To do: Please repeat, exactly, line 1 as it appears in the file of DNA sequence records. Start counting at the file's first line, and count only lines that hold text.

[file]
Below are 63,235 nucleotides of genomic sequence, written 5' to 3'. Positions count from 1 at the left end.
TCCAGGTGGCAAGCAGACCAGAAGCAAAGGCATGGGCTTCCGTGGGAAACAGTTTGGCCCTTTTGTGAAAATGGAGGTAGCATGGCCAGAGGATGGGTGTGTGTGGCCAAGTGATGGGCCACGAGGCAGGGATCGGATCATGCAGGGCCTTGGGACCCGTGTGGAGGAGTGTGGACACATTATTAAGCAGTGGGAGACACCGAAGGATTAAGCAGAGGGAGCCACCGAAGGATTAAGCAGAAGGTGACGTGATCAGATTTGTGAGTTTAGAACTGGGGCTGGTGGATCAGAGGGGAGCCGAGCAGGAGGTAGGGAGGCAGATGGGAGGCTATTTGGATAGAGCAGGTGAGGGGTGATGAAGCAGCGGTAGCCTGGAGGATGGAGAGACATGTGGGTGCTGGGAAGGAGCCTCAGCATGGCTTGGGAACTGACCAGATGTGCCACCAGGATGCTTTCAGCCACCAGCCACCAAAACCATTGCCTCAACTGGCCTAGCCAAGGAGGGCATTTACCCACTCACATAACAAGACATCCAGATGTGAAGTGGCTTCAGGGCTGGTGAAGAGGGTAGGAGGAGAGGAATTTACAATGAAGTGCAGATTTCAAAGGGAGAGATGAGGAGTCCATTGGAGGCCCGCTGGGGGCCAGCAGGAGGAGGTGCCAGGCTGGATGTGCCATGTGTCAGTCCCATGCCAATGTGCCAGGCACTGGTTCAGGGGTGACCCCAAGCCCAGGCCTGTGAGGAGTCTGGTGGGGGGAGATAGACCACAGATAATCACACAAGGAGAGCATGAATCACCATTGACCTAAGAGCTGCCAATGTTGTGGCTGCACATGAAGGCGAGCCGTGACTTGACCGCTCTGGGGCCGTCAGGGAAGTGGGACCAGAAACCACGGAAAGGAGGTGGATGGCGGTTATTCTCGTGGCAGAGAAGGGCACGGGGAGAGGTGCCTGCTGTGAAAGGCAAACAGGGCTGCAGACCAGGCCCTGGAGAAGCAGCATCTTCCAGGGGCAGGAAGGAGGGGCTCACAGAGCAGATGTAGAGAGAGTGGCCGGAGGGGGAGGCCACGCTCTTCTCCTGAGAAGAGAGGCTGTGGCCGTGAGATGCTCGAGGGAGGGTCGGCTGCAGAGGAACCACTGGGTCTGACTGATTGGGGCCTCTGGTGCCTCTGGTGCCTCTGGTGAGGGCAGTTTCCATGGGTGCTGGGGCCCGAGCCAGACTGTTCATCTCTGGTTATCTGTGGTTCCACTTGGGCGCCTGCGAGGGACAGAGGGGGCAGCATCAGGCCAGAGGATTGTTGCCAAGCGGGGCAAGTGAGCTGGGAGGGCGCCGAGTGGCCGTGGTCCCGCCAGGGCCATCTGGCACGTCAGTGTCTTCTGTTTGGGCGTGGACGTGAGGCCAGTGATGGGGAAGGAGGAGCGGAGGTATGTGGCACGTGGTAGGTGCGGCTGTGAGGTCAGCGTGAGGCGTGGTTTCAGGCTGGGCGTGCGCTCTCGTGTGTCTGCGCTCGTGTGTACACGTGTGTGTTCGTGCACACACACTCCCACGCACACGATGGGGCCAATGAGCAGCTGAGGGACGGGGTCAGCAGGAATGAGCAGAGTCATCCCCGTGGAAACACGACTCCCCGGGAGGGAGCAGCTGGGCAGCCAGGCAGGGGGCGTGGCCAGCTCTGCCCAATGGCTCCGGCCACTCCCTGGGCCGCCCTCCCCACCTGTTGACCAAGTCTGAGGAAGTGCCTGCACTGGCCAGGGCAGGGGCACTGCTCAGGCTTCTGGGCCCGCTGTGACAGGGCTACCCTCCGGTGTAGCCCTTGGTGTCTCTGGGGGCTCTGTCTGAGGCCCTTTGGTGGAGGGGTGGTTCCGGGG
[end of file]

Below are 63,235 nucleotides of genomic sequence, written 5' to 3'. Positions count from 1 at the left end.